A handful of products and services were used in isolation,
other products and service offerings affect the value of most. In red oceans,
rivals necessarily compete within the frame of the industry’s product and
service offerings. Value additions are often hidden in complementary products
The key is to devise a strategy that can increase the value
proposition of the company, making use of the value of complementary products
and services (Kim & Mauborgne, Blue Ocean Strategy: How to Create Uncontested
Market Space and Make the Competition Irrelevant, 2005).
According to Randall (2015), blue ocean strategy
is about getting the customer offering right before anyone else by generating
value through innovation. A blue ocean strategist gathers insights on
reconstructing market boundaries by investigating noncustomers, not by looking
at existing customers.
A blue ocean strategy was not just about being a pioneer of
a market and innovation. It was about being the first to do something right by
creating value through innovation. A look at the technology giant Apple’s
products is proof enough for this – none of Apple’s top-selling products have
been the first in their respective categories. Yet the products successfully
linked innovation to value (Medium, 2015).
According to Medium (2015), in most blue ocean
cases that heavily involved technology, like Apple’s iPhone, Intuit’s Quicken
and Salesforce.com, the success of what these offered depended comparatively
less on technology, and more on the fact that customers perceived these offerings
to be simple, easy to use, fun and productive. Thus, when technology is
involved, it is critical that it is linked to value by defining how a product
or service facilitates a leap in productivity, simplicity, ease of use,
convenience and fun.
Companies in most cases mistakenly assumed that successful
blue ocean strategies revolved around cutting-edge technologies. These
businesses generally drove towards developing new products and services that
are too farfetched, too complicated or lack the required complementary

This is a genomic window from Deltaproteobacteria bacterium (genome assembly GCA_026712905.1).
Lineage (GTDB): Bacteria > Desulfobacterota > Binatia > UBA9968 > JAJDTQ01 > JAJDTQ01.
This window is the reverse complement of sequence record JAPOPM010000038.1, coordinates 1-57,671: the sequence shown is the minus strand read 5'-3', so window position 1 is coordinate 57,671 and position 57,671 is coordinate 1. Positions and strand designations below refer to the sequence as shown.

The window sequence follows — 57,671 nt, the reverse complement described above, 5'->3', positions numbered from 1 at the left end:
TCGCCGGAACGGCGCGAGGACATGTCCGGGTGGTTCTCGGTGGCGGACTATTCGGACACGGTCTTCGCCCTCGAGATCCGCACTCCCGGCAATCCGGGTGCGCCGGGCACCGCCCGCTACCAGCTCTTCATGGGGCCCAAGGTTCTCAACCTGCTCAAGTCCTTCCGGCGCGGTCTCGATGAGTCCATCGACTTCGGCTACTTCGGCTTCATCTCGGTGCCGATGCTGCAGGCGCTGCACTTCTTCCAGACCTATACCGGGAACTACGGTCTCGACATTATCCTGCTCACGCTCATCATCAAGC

environment to unlock a new blue ocean market (Medium, 2015). So, the authors agreed that there
should be a balance between technology and what is being offered, for a blue
ocean strategy to succeed.
Kim and Mauborgne (2015) stated that,
technology, when involved, should be linked to value by defining how the
product or service provides a leap in productivity, usability, simplicity,
convenience and fun, regardless of how advanced technologically the product or
service is. Value innovations, not just technology innovations, are responsible
for opening commercially tempting new markets.
A look at Sri Lanka’s current state with regards to the use
of smartphones and internet revealed some facts, important to support the case
on the success of PickMe. According to statistics, the ownership of desktops
and laptops in Sri Lanka has fallen drastically in the first 6 months of 2016,
compared to the same period in 2015 because of the increase in smartphone and
tablet use (Wettasinghe, 2017).
The increase in smartphone use has been evident with the
increase in internet and email use across households, which was 15.1 percent
and 8.6 percent across all types of devices in the first half of 2016. As per
the Census and Statistics Department, this is an increase from 11.8 percent and
a drop from 8.8 percent in the same period in 2015 (Wettasinghe, 2017).